213 pages, 43 b/w illustrations
Dickson D. Despommier's vivid, visceral account of the biology, behavior, and history of parasites follows the interplay between these fascinating life forms and human society over thousands of years. He focuses on long-term host-parasite associations, which have evolved to avoid or even subvert the human immune system. Some do great damage to their hosts, while others have signed a kind of "peace treaty" in exchange for their long lives within them. They also, Despommier shows as he discusses these organisms with the reader, practice clever survival strategies that doctors hope to mimic as they undertake treatments for Crohns disease, food allergies, type 1 diabetes, organ transplantation, and other as yet unsolved medical challenges.
Despommier concentrates on particularly remarkable and often highly pathogenic organisms, describing their life-cycles and the mechanisms they use to avoid elimination. He details their attack and survival plans and the nature of the illnesses they cause in general terms, enabling readers of all backgrounds to steal a glimpse into the secret work of such effective invaders. He also points to the cultural contexts in which these parasites thrive and reviews the current treatments available to defeat them. Encouraging scientists to continue to study these organisms even if their threat is largely contained, Despommier shows how closer dissection of the substances parasites produce to alter our response to them could help unravel some of our most complex medical conundrums.
"A well-written and fascinating introduction to human parasitology from an intriguing, seldom-used perspective: how we can learn from parasites to achieve medical breakthroughs."
– Rod Adam, University of Arizona
"Dickson D. Despommier's approach is unique, easy going, and insightful. His book will appeal to both scientists and laypeople interested in science and medicine – and will be of particular interest to travelers to exotic places."
– Robert Gwadz, National Institutes of Health
"There's a lot to learn from a tapeworm. Parasites have evolved stunningly successful strategies for thriving in our bodies for millions of years. Drawing on his long career as a parasitologist, Dickson D. Despommier explores the lessons we can gain from our passengers, creating a fascinating tour of the parasitic world."
– Carl Zimmer, author of A Planet of Viruses and Parasite Rex
"[An] illuminating book [...] Despommier is an excellent popularizer, lacing his accounts of our invaders' ingenuity with history and anecdotes that underscore how grateful a modern society should be for clean drinking water and sanitary facilities."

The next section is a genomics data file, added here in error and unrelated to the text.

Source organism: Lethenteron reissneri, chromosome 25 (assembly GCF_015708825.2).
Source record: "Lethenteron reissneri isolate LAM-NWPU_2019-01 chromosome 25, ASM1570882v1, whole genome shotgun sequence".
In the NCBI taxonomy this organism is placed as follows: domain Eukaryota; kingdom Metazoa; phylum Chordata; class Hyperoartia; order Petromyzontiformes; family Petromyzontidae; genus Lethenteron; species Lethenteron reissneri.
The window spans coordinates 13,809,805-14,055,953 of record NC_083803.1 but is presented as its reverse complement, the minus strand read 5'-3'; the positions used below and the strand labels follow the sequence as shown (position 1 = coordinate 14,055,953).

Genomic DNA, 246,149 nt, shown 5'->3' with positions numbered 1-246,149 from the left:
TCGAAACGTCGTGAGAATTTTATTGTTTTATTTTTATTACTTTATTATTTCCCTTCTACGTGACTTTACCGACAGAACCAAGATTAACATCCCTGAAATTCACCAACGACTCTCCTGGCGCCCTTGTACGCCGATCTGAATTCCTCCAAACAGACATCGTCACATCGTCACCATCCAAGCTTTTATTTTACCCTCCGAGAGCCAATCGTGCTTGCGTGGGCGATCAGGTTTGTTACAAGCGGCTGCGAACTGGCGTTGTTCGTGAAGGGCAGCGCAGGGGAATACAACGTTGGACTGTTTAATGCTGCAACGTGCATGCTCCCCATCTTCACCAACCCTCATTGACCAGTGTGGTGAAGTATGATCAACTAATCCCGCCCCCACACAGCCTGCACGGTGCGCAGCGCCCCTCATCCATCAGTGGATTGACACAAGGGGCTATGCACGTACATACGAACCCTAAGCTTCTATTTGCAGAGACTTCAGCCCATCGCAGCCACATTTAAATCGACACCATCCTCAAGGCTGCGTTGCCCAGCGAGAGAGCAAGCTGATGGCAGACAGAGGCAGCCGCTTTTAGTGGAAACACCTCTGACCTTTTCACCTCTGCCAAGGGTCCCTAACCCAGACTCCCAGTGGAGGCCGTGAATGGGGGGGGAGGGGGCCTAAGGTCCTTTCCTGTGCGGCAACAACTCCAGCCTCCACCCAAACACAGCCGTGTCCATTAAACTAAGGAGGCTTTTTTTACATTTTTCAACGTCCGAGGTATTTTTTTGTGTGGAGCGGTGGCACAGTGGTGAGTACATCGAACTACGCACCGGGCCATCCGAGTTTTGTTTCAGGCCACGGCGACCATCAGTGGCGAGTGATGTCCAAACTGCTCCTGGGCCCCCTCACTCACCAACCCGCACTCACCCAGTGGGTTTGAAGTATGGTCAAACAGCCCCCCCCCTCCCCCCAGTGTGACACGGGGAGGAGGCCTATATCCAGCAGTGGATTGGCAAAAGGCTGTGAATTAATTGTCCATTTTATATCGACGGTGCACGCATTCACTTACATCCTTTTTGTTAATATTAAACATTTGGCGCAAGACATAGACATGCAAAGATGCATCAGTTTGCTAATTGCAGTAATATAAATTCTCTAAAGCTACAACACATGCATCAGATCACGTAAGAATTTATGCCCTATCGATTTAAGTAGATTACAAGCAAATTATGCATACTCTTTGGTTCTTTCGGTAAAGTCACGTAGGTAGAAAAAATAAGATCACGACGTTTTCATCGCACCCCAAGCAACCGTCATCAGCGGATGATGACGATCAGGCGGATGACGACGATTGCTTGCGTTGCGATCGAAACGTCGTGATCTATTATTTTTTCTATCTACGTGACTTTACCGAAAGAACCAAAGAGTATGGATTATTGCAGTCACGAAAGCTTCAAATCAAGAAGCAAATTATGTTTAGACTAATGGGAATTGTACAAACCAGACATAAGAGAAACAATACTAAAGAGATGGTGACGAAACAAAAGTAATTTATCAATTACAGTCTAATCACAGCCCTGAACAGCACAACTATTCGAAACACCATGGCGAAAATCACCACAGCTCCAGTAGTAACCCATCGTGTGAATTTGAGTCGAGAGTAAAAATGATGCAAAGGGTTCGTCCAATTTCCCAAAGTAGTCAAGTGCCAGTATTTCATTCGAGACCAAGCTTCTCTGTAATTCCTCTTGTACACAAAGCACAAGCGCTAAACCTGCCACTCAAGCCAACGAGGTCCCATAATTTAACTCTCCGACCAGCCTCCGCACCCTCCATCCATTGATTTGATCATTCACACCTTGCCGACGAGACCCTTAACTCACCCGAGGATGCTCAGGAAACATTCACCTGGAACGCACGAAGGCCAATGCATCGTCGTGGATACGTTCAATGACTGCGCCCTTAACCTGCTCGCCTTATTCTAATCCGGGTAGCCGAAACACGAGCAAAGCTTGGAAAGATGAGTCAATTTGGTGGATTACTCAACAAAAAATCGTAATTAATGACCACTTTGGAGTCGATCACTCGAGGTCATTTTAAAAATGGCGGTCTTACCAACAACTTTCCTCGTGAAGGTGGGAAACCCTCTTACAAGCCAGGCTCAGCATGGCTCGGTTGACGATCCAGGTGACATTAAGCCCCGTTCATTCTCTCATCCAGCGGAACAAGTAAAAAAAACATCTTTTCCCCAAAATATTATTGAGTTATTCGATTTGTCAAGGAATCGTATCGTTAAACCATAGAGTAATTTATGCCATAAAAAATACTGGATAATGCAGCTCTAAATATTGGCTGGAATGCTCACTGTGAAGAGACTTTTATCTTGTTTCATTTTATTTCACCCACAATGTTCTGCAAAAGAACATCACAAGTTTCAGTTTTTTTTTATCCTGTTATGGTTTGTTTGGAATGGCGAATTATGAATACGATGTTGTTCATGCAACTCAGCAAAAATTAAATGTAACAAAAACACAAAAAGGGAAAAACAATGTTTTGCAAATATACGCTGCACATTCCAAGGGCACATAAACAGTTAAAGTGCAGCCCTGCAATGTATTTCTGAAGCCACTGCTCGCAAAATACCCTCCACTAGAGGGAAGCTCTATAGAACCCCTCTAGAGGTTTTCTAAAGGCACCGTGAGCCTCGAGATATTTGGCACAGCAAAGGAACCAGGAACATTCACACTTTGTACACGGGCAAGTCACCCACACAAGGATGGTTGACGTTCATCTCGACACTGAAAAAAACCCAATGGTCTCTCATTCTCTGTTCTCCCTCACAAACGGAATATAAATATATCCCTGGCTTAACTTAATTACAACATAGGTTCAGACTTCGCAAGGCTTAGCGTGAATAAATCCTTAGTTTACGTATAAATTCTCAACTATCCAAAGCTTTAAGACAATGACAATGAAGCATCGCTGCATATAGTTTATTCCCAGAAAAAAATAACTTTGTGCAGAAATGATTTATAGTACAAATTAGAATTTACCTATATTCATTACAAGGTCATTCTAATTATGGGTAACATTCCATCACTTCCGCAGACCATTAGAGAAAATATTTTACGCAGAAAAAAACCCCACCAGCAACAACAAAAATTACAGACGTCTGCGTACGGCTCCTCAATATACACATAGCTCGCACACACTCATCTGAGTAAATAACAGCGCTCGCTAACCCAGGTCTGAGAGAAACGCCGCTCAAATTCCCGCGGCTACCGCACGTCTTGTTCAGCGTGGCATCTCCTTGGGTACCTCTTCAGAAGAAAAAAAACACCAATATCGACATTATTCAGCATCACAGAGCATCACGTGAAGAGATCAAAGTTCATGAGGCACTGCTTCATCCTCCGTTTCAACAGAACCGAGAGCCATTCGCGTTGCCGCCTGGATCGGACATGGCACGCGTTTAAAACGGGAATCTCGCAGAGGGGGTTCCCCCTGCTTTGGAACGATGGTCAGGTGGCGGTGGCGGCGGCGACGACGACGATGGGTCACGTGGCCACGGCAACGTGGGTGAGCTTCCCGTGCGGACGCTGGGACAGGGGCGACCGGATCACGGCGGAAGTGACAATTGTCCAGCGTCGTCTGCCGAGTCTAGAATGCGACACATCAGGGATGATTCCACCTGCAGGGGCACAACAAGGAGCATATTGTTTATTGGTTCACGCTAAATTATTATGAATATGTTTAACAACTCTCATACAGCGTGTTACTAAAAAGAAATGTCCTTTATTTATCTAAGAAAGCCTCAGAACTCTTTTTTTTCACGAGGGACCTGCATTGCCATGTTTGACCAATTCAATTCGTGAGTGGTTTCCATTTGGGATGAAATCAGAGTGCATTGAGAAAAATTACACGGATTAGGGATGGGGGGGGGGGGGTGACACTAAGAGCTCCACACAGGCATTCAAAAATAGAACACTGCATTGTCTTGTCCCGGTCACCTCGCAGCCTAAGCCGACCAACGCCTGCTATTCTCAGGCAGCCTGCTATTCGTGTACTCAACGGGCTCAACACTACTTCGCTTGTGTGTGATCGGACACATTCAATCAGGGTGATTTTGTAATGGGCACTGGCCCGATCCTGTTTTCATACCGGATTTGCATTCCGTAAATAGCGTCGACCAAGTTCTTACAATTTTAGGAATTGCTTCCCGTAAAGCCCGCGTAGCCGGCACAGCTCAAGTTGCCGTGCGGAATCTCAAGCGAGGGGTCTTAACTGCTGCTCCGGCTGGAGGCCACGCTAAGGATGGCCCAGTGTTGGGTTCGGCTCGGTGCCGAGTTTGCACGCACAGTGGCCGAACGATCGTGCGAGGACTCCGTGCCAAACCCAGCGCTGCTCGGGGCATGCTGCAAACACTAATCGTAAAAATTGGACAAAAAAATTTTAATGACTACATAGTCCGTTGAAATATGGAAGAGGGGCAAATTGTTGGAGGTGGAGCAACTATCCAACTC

– Kirkus Reviews
"Reading this book may make your skin crawl [...] The facts are horrifying and fascinating [...] As Despommier argues, these body snatchers deserve respect."
– Marissa Fessenden, Scientific American
"[People, Parasites, and Plowshares] chronicles the discovery – and destructive treachery – of parasites as well as the promise they offer modern medicine in curing a number of diseases."
– Washington Post
"[People, Parasites, and Plowshares] beautifully balances history and pathology."
– Dave Lee, Discover
"A rich, fulsome feast. It is also a gift to tropical medicine."
– American Journal of Tropical Medicine
"An informative and entertaining view of parasitic life cycle and resulting human diseases."
"Despommier's writing is precise, clear, and up to date [...] I highly recommend this book to anyone interested in parasitology."
– Scott L. Gardner, BioScience
Foreword by William C. Campbell
1. This New House: Trichinalla spiralis
2. Hooked on Parasites: Ancylostoma duodenale and Necator americanus
3. Houdini's Nefarious Cousins: The Trypanosomes, the Schistosomes, and the Lymphatic Filariae
4. A Parasite for All Seasons: Toxoplasma gondii
5. The Unholy Trinity: Ascaris lumbricoides, Trichuris trichiura, and theHookworms
6. The Long and the Short of It: Tapeworms -- Taenia saginata, Taenia solium, Diphyllobothrium latum, Echinococcus granulosus, and Echinococcus multilocularis
7. All's Well That Ends Wells: Dracunculus medinensis
8. Nature Has All the Answers
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Dickson D. Despommier is emeritus professor of public health and microbiology at Columbia University. For thirty-eight years, he taught parasitic diseases to second year medical students at Columbia's medical school. He has won numerous teaching awards, including the prestigious Golden Apple Award For Teaching Excellence from the American Medical Students Association. He is the author of more than seventy peer-reviewed research articles, numerous reviews, and three books. He is currently engaged in promoting the idea of growing food crops in tall buildings inside city limits (vertical farming). His book, The Vertical Farm: Feeding the World in the 21st Century, was highly received.
William C. Campbell is a retired senior research scientist at Merck, Inc., Rahway, New Jersey. He discovered and helped develop the drugs thiabendazole, ivermectin, and related derivatives. Both parent compounds have helped to reduce or eliminate certain parasitic worm infections in cattle and humans. He is a world renowned expert on drug discovery, a former president of the American Society for Parasitologists, and is currently a RISE associate at Drew University.